Will early elections end the political crisis?

Will early elections end the political crisis?

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The opposition led by former Prime Minister Imran Khan is continuing to demand early elections. The coalition government comprising nine parties that ousted Khan by a no-confidence vote in April, insists it will stay in office until Parliament completes its full term in August 2023. This has given rise to a debate in the country about whether early elections would resolve the crisis that has ensued from the political gridlock between the government and opposition and end the paralysis of the political system that Khan’s party wants to achieve by its actions.

The impact of PTI’s conduct has been most evident recently in Punjab, the country’s biggest province and political heartland. The party’s ally PML-Q leader and Speaker of the provincial assembly Pervez Elahi refused to preside over a session last week in which the budget was to be presented. Finally, after two days of delay and failed attempts to break the deadlock, the budget was presented at another venue, Aiwan-i-Iqbal after the Governor from the ruling party summoned the session there. Parallel sessions of the provincial legislature reflected the persisting state of confusion in Punjab. The Governor then issued an ordinance to limit the Speaker’s powers and transfer authority to issue notifications to summon and prorogue the assembly to the provincial government’s law department. Whether this action withstands legal scrutiny is yet to be seen.

Political instability is likely to persist in Punjab not least because unlike the federal legislature, from where PTI lawmakers resigned, the party’s provincial legislators have retained membership of the assembly and are likely to continue to create mayhem there. This and the unsettled situation at the national level with Khan threatening more protests to force early elections has raised the question about whether announcing polls will help de-escalate political tensions.

If the PTI leadership refused to accept a parliamentary vote in which it lost its majority; if it questioned a judicial outcome, which revived the national assembly dissolved by the President, what is the guarantee it will accept an election result if it is rejected by voters?

Maleeha Lodhi

In this backdrop there is much public discussion about the pros and cons of early polls with some analysts voicing the hope that this would bring an end to the kind of instability the country is witnessing, especially at a time of economic crisis. Some even see immediate elections as a panacea for the current political turbulence and government-opposition confrontation that is making the political system all but dysfunctional. It can be argued that calling elections would pacify Khan’s PTI and focus its attention on electoral competition rather than efforts to upend the political system. More importantly, elections would settle who has the legitimate right to rule and end the controversy over the propriety of the parliamentary no-confidence vote that ousted Khan’s government – even though the move was legal and constitutional.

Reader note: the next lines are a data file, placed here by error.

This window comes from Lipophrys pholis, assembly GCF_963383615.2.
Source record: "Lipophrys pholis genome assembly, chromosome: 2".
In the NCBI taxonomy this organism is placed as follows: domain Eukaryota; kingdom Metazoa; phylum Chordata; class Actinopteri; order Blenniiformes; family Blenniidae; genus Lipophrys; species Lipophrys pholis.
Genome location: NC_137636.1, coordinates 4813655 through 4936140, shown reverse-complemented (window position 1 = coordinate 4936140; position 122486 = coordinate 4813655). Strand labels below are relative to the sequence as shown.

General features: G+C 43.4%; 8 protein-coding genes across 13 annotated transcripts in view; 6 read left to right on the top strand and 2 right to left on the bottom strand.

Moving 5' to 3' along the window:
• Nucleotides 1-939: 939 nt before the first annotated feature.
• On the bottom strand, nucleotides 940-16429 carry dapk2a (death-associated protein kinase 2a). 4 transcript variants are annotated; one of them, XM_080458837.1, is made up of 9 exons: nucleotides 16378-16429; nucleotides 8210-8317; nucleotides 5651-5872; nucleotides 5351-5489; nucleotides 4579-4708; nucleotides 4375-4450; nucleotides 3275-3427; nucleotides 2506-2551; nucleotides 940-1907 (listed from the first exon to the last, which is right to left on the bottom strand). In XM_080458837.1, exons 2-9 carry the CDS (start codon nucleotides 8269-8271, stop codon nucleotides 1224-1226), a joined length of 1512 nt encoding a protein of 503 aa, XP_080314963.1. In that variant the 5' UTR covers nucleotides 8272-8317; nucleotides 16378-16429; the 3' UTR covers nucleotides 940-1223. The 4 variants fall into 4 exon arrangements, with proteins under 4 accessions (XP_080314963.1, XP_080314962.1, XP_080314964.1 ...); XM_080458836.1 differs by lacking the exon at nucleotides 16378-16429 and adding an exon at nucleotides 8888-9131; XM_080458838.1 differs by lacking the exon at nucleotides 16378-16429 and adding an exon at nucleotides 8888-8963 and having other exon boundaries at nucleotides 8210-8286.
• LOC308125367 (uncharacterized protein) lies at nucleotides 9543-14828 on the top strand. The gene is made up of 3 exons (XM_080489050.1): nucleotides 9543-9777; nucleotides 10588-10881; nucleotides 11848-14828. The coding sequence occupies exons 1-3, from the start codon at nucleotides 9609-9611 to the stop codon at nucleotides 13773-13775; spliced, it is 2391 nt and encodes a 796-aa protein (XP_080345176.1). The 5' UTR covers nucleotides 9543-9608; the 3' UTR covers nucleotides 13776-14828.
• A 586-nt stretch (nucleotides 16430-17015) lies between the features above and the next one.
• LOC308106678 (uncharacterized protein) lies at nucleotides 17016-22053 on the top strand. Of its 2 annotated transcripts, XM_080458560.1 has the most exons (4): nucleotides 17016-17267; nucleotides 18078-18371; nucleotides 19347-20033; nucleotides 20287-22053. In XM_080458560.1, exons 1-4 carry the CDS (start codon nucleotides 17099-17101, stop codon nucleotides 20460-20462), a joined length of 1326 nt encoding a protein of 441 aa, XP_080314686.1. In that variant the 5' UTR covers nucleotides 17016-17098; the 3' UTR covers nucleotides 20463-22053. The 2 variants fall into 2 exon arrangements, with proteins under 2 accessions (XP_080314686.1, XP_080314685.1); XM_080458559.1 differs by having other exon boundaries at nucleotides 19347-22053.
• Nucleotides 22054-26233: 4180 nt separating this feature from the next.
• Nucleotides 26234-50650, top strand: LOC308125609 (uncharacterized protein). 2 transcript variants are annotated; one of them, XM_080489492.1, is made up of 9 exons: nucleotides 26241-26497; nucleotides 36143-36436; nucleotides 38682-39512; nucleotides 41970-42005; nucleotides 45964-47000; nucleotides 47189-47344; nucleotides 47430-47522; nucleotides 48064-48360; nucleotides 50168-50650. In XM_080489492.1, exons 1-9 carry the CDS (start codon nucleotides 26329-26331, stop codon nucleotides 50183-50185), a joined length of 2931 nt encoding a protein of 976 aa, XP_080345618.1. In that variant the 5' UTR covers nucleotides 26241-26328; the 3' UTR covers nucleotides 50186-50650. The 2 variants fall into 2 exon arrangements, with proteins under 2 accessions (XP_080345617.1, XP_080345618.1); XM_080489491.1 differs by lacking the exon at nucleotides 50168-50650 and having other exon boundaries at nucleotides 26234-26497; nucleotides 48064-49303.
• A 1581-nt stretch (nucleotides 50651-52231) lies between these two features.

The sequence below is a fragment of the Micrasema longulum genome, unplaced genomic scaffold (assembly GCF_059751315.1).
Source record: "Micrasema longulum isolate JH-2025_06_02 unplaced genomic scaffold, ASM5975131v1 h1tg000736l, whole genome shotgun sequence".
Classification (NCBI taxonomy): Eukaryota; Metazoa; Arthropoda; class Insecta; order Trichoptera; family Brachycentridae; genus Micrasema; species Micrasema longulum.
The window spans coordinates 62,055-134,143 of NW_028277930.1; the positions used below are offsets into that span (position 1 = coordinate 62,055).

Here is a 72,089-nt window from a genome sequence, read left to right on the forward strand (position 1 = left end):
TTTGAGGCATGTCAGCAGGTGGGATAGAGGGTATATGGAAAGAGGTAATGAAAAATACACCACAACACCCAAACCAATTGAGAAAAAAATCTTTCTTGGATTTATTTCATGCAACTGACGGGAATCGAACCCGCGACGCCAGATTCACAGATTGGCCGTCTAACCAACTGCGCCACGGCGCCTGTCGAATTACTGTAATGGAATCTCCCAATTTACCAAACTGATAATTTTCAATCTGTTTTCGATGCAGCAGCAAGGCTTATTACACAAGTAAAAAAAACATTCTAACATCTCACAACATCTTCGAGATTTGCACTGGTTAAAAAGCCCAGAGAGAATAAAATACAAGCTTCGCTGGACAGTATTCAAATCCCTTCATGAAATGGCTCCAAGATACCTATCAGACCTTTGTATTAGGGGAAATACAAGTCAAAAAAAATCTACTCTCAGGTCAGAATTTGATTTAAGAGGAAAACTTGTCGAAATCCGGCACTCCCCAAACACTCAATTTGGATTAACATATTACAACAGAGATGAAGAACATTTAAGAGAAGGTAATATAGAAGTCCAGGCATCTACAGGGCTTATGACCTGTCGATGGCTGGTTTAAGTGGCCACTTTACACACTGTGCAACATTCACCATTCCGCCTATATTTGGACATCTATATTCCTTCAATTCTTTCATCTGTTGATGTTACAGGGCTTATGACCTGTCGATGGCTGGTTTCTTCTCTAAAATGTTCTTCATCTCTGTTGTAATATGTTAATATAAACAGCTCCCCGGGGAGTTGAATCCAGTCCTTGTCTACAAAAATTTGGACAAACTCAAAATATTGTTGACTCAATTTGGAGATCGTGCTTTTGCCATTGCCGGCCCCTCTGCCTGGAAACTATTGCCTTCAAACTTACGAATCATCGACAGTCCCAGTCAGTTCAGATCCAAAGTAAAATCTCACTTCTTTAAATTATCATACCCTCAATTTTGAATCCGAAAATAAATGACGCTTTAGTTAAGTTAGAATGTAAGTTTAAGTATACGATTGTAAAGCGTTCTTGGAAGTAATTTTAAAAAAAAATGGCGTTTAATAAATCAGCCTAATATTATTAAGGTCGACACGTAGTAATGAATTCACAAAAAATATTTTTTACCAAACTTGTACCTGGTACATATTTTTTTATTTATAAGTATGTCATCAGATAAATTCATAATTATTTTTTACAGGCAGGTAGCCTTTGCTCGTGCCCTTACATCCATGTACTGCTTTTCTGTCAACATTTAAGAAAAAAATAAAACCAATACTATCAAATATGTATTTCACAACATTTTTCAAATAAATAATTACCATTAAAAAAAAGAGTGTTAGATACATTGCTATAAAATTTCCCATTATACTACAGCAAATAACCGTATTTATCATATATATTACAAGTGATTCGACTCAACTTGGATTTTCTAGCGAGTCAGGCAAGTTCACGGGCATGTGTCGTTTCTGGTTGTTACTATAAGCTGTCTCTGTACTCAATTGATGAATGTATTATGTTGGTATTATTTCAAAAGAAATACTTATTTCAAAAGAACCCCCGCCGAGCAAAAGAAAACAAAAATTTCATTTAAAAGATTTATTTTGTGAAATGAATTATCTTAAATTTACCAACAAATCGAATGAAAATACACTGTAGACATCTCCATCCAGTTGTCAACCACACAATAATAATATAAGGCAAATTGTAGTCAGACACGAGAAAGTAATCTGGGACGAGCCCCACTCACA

But here lies the problem. Khan and his party colleagues have been hurling accusations of partisanship against almost all state institutions suggesting they are not neutral and interfering in the political process to PTI’s detriment. Even the judiciary has faced thinly veiled criticism from Khan. The establishment too has been the subject of criticism with party trolls levelling unseemly allegations on social media. But Khan’s attacks on the Election Commission of Pakistan (ECP) have the most direct bearing on future polls. He has repeatedly called into question ECP’s impartiality and demanded the chief election commissioner, who holds a constitutional post, should resign, accusing him of being hand in glove with PML-N, which leads the coalition government. Does this mean Khan will not accept the election result if he loses and will instead blame it on the ECP’s so-called partiality? If the PTI leadership refused to accept a parliamentary vote in which it lost its majority; if it questioned a judicial outcome, which revived the national assembly dissolved by the President, what is the guarantee it will accept an election result if it is rejected by voters?

The past is not encouraging on this count. Almost every election outcome has been disputed in Pakistan’s history. In the 2013 polls when Khan’s PTI lost to PML-N he claimed vote rigging and called the general election the “biggest fraud” in the country’s history. He demanded investigation into the alleged ballot fraud, launched protests and held a prolonged sit in for over four months in Islamabad. Eventually a judicial commission was appointed after agreement between the PML-N government and PTI to investigate these allegations. This found no evidence of systematic rigging, only local irregularities, which Khan was forced to reluctantly accept.

In the 2018 elections when Khan emerged victorious, both PML-N and PPP accused his party, aided by the establishment, of widespread ballot rigging. During the 1990’s, PML-N and PPP took turns to accuse each other of winning by fraudulent means. Given this troubled background, will all political contenders accept the outcome of future polls? Will elections, whether early or on schedule, end Pakistan’s political turmoil or trigger another crisis? There are no easy answers to these troubling questions.

- Maleeha Lodhi is a former Pakistani ambassador to the US, UK & UN. Twitter @LodhiMaleeha

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